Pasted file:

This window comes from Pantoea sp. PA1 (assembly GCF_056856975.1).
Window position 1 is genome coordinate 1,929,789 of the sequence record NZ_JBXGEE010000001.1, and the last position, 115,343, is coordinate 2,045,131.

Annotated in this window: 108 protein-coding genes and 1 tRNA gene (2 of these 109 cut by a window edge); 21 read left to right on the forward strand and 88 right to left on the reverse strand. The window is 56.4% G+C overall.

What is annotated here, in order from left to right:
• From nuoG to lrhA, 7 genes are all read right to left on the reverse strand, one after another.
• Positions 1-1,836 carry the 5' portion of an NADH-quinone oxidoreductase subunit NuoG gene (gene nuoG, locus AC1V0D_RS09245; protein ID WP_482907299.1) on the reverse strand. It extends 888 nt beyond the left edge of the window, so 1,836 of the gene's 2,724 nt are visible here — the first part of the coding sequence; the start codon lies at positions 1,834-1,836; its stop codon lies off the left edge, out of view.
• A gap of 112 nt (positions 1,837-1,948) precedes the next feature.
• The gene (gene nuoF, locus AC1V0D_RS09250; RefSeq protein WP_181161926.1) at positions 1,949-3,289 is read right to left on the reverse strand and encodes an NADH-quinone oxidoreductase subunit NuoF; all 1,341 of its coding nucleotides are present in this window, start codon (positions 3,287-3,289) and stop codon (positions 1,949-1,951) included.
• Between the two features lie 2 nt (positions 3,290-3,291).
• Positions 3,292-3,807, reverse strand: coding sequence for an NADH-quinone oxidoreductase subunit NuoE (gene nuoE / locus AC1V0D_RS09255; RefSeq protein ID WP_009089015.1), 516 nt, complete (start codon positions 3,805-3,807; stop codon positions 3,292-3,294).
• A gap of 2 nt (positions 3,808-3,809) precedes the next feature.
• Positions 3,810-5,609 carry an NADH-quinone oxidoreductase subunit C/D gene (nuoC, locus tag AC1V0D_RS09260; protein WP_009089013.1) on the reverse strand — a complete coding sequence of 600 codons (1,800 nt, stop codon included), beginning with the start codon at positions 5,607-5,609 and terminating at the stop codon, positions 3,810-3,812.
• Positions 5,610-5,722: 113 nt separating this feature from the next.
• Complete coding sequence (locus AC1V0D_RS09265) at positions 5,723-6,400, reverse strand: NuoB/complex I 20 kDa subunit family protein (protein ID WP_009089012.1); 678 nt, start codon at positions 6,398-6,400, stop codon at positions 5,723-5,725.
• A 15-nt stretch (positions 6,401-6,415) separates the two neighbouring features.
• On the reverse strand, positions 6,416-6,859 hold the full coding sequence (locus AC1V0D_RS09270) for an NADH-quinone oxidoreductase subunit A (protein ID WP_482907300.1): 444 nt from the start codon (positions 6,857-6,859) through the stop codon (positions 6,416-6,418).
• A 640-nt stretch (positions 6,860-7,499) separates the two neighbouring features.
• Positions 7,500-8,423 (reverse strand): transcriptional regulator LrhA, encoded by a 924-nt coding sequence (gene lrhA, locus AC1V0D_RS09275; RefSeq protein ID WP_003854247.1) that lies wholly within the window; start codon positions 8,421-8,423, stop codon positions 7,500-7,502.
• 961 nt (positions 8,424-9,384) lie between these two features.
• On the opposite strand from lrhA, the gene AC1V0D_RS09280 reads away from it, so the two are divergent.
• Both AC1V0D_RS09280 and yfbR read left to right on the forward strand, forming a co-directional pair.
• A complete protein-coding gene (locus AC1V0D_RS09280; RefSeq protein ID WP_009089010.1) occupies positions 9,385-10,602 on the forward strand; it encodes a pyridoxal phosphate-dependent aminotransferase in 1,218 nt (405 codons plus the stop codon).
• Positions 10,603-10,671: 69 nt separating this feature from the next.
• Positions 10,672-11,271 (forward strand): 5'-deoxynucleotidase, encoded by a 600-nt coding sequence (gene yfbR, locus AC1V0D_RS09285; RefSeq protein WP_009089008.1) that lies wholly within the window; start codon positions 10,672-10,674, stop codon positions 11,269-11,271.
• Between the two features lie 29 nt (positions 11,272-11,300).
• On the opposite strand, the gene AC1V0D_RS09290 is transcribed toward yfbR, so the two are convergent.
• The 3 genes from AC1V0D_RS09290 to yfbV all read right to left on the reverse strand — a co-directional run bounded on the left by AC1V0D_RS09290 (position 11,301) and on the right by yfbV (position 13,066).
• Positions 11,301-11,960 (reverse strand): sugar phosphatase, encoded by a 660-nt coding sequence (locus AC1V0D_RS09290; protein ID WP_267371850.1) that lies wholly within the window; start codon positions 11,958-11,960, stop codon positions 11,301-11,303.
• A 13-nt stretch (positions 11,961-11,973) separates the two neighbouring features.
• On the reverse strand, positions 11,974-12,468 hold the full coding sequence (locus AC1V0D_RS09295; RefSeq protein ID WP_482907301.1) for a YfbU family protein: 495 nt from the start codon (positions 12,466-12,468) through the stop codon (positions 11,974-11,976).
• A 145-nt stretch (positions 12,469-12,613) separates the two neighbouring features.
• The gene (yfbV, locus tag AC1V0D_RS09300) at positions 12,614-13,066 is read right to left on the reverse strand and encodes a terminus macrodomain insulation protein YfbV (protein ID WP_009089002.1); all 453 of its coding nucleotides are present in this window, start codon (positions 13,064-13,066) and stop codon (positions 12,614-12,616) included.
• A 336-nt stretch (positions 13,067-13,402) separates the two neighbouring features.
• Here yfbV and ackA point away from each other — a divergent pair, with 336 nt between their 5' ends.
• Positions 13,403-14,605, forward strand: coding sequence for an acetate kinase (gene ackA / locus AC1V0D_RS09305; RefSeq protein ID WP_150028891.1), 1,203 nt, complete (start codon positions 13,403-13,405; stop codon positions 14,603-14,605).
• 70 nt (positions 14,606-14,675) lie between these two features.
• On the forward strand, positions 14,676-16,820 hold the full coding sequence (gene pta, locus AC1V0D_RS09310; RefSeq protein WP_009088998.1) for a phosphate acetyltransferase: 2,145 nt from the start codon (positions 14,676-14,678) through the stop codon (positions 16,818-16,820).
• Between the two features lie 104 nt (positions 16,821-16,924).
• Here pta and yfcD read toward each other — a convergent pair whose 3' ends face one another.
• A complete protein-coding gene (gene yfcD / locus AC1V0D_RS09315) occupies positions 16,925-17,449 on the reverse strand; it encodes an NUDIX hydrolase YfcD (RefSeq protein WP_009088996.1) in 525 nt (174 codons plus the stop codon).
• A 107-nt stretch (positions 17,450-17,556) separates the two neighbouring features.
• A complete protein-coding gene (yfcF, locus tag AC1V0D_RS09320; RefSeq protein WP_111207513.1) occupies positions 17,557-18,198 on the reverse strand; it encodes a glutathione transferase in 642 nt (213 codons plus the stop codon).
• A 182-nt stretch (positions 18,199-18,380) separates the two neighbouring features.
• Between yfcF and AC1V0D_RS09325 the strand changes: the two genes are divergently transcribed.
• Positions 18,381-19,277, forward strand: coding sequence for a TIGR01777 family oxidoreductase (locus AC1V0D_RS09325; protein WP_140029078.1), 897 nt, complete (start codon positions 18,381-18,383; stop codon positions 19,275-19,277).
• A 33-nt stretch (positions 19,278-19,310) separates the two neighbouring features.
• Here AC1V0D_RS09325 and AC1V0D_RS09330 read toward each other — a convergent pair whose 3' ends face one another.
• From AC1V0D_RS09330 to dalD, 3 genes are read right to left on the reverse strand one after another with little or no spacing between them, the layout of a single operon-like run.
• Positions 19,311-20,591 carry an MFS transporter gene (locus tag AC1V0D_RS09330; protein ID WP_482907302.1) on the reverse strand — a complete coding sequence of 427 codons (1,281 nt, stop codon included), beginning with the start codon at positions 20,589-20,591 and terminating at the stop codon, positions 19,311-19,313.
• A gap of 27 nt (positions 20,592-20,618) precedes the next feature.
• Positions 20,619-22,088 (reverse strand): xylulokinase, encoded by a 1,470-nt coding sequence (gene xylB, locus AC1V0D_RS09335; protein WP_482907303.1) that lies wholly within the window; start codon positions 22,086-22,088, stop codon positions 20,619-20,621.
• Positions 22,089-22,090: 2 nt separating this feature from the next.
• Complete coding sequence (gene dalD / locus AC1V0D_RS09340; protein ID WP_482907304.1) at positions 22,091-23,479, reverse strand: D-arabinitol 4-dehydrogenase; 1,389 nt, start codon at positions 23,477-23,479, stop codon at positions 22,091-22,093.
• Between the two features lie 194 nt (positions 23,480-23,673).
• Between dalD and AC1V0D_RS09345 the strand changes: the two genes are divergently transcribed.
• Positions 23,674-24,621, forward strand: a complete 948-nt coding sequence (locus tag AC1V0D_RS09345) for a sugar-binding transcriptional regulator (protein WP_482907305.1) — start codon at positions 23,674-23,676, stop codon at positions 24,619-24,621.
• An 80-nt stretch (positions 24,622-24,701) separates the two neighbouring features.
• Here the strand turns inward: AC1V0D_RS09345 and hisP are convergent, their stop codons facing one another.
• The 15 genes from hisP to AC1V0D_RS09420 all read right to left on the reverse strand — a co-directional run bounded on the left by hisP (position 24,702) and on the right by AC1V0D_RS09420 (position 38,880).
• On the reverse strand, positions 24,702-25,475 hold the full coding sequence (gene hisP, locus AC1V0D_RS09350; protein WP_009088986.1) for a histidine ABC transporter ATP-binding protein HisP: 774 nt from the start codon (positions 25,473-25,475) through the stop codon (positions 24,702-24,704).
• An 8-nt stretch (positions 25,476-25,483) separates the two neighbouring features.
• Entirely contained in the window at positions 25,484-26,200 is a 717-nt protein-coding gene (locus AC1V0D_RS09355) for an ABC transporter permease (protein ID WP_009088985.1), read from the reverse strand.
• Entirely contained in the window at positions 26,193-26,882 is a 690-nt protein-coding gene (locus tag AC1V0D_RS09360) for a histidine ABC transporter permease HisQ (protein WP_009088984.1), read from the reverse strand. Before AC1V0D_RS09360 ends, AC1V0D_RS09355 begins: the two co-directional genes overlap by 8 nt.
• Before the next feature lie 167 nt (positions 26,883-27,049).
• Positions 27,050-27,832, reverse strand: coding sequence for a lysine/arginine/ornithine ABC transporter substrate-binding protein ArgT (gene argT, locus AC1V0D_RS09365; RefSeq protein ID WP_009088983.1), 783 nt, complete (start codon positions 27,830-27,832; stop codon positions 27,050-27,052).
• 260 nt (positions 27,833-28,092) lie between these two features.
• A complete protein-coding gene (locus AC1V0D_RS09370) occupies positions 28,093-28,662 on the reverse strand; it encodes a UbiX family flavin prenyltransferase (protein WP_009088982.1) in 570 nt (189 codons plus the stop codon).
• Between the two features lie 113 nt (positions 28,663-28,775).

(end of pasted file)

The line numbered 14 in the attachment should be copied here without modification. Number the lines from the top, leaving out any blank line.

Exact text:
• Complete coding sequence (locus AC1V0D_RS09265) at positions 5,723-6,400, reverse strand: NuoB/complex I 20 kDa subunit family protein (protein ID WP_009089012.1); 678 nt, start codon at positions 6,398-6,400, stop codon at positions 5,723-5,725.